Steroids and other performance and image-enhancing drugs (PIEDs) have long been associated with elite sportspeople desperate for an edge. PIEDs are used by people of all skill levels and ages, whether they want to boost their sporting performance or simply build muscle mass.
Among the most notorious cases was champion cyclist Lance Armstrong, who was stripped of seven Tour de France wins after admitting he took EPO (erythropoietin), which regulates red blood cell production.
PIED use is not common and in some cases, steroids are used legitimately to treat medical conditions such as osteoporosis. But if used privately and without professional supervision they can have health implications.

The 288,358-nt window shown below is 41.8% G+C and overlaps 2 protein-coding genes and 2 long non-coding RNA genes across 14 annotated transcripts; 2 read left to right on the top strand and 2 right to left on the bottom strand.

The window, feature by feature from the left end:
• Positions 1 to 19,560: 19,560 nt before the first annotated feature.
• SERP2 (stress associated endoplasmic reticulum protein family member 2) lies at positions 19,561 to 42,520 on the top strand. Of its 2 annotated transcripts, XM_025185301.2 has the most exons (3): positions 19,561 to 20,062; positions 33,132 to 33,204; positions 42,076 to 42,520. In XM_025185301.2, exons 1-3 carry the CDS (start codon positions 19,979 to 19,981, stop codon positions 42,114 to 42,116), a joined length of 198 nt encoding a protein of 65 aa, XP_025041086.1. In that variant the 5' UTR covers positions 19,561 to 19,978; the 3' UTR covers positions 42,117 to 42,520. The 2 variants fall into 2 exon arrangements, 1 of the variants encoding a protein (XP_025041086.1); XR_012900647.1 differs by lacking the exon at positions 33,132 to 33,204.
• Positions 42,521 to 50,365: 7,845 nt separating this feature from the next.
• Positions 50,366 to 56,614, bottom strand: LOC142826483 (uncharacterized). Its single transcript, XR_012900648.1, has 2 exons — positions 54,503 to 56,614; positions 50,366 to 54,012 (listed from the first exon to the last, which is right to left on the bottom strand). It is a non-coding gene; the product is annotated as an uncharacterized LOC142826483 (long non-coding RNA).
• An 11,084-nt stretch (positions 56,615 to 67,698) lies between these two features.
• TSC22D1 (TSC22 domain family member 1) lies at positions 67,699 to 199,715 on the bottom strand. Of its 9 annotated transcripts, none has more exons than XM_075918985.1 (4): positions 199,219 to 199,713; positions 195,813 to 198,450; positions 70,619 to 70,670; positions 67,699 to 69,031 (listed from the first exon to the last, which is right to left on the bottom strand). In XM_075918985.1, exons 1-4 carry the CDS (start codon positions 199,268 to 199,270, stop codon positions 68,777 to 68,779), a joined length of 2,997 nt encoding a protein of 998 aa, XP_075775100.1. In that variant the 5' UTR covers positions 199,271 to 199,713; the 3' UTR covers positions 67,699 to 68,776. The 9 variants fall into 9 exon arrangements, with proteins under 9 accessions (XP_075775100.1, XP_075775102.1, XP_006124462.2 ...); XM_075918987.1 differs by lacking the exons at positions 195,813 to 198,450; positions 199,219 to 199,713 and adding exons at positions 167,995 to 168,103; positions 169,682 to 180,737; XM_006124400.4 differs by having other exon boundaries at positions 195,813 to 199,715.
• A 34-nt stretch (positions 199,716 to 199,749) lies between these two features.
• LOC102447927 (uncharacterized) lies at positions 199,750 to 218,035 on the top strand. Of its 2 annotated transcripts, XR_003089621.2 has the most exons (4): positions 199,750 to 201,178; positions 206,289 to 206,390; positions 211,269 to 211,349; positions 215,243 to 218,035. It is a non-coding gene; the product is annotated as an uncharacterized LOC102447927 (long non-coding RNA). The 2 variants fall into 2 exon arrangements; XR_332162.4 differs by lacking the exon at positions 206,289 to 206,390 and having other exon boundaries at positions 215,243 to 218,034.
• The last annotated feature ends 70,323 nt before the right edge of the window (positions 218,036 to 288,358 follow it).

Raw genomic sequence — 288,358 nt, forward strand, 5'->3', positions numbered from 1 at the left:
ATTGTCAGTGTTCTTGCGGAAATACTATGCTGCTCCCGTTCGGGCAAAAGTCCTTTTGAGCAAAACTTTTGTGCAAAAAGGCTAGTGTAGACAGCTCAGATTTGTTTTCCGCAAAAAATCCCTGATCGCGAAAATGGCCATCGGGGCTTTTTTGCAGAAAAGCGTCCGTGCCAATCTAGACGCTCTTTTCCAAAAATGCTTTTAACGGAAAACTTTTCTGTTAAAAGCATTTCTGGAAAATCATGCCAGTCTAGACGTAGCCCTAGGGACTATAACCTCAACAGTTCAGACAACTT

Steroids may be injected intramuscularly, taken orally or rubbed on the skin as a cream. Two per cent of Australian high-school students aged 12 to 17 say they have used steroids without a doctor’s prescription, with boys (2.4 per cent) slightly more likely than girls (1.5 per cent) to have tried them.
Among the 1 per cent of students who tried steroids in the year before the 2011 survey, use was infrequent.